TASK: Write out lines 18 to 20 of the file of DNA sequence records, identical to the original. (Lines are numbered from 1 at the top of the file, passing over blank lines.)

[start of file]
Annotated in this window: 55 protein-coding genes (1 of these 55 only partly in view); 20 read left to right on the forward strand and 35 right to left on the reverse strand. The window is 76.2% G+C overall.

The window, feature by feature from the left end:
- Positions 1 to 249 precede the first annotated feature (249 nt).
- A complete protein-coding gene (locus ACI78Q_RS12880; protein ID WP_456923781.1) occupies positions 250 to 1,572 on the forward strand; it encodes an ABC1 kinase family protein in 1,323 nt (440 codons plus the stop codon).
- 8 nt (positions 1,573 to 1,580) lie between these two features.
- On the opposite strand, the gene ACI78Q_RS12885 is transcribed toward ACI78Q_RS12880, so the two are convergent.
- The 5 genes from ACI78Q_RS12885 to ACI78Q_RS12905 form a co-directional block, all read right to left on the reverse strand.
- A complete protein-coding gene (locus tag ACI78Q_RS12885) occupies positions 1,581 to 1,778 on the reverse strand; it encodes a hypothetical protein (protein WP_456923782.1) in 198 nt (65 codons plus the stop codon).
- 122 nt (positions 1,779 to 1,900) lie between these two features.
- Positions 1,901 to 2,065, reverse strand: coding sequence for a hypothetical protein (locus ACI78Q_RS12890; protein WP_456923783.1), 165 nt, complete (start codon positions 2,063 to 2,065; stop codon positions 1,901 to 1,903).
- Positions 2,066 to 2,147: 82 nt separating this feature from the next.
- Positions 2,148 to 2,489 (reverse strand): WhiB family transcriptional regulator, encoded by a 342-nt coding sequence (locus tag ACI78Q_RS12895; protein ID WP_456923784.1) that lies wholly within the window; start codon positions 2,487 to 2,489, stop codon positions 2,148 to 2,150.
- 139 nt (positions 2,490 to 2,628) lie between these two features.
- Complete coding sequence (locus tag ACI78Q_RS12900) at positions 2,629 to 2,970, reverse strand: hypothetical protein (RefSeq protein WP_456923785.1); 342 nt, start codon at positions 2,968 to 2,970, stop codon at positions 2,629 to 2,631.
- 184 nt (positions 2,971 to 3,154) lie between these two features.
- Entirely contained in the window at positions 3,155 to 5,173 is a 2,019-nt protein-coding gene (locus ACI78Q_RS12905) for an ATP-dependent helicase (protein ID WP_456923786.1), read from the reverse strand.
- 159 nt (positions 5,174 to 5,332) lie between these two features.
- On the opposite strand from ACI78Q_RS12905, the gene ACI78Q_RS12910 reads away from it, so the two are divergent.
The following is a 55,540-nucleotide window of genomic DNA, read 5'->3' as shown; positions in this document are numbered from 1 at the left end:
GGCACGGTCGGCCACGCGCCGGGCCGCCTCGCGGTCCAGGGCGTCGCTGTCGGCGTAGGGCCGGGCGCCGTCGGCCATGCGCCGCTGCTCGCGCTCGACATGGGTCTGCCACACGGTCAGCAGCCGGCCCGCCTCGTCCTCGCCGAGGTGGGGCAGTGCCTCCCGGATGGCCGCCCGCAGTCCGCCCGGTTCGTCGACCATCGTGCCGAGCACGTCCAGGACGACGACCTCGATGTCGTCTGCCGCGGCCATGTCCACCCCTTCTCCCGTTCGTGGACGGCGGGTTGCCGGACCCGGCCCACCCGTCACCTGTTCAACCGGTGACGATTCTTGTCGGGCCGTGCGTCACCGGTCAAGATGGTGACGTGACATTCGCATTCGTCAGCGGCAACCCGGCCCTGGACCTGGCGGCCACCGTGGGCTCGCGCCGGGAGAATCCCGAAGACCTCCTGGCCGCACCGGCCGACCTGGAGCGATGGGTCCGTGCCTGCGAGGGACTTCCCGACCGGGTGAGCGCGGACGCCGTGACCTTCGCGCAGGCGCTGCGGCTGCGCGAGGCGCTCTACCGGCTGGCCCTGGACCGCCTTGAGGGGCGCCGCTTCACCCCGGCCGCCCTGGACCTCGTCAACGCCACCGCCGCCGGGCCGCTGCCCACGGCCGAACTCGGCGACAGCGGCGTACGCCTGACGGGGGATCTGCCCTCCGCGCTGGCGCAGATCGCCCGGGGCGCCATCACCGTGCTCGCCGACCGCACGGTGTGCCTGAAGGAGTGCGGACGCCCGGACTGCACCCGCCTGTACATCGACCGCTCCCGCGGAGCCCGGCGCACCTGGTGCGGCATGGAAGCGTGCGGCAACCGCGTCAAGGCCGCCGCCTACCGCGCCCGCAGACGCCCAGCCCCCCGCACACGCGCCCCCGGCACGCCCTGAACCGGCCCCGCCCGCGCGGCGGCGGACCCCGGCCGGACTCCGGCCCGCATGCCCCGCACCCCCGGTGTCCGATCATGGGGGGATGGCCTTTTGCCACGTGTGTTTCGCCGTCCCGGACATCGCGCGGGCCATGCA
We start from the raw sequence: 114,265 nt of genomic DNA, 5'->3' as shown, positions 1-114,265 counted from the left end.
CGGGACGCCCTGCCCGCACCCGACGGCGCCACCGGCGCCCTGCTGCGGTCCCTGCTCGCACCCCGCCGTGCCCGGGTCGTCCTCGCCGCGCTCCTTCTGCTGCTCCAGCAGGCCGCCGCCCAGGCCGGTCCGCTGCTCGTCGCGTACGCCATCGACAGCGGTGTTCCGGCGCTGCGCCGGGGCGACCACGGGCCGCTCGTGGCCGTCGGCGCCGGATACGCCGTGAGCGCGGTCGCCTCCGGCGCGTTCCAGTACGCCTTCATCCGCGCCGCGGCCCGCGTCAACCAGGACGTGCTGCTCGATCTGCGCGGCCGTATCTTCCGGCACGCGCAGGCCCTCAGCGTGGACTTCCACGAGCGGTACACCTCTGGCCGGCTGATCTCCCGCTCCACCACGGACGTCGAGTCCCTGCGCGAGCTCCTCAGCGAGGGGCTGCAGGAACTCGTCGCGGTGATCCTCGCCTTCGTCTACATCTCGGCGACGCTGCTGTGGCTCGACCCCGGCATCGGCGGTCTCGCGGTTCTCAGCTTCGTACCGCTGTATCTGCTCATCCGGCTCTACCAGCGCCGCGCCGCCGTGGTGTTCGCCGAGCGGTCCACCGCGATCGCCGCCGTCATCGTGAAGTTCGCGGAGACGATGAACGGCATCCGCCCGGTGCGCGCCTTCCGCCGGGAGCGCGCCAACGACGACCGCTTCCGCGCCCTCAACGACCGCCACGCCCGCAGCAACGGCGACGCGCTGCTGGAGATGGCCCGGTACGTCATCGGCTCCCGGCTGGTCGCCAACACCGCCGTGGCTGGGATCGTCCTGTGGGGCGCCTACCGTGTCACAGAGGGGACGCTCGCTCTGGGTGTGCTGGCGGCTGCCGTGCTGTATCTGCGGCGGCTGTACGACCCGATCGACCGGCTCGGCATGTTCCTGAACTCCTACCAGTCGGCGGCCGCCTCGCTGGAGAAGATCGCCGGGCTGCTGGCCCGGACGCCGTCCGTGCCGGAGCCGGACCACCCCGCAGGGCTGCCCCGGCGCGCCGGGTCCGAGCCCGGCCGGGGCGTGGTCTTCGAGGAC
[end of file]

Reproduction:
- On the opposite strand from ACI78Q_RS12905, the gene ACI78Q_RS12910 reads away from it, so the two are divergent.
The following is a 55,540-nucleotide window of genomic DNA, read 5'->3' as shown; positions in this document are numbered from 1 at the left end:
GGCACGGTCGGCCACGCGCCGGGCCGCCTCGCGGTCCAGGGCGTCGCTGTCGGCGTAGGGCCGGGCGCCGTCGGCCATGCGCCGCTGCTCGCGCTCGACATGGGTCTGCCACACGGTCAGCAGCCGGCCCGCCTCGTCCTCGCCGAGGTGGGGCAGTGCCTCCCGGATGGCCGCCCGCAGTCCGCCCGGTTCGTCGACCATCGTGCCGAGCACGTCCAGGACGACGACCTCGATGTCGTCTGCCGCGGCCATGTCCACCCCTTCTCCCGTTCGTGGACGGCGGGTTGCCGGACCCGGCCCACCCGTCACCTGTTCAACCGGTGACGATTCTTGTCGGGCCGTGCGTCACCGGTCAAGATGGTGACGTGACATTCGCATTCGTCAGCGGCAACCCGGCCCTGGACCTGGCGGCCACCGTGGGCTCGCGCCGGGAGAATCCCGAAGACCTCCTGGCCGCACCGGCCGACCTGGAGCGATGGGTCCGTGCCTGCGAGGGACTTCCCGACCGGGTGAGCGCGGACGCCGTGACCTTCGCGCAGGCGCTGCGGCTGCGCGAGGCGCTCTACCGGCTGGCCCTGGACCGCCTTGAGGGGCGCCGCTTCACCCCGGCCGCCCTGGACCTCGTCAACGCCACCGCCGCCGGGCCGCTGCCCACGGCCGAACTCGGCGACAGCGGCGTACGCCTGACGGGGGATCTGCCCTCCGCGCTGGCGCAGATCGCCCGGGGCGCCATCACCGTGCTCGCCGACCGCACGGTGTGCCTGAAGGAGTGCGGACGCCCGGACTGCACCCGCCTGTACATCGACCGCTCCCGCGGAGCCCGGCGCACCTGGTGCGGCATGGAAGCGTGCGGCAACCGCGTCAAGGCCGCCGCCTACCGCGCCCGCAGACGCCCAGCCCCCCGCACACGCGCCCCCGGCACGCCCTGAACCGGCCCCGCCCGCGCGGCGGCGGACCCCGGCCGGACTCCGGCCCGCATGCCCCGCACCCCCGGTGTCCGATCATGGGGGGATGGCCTTTTGCCACGTGTGTTTCGCCGTCCCGGACATCGCGCGGGCCATGCA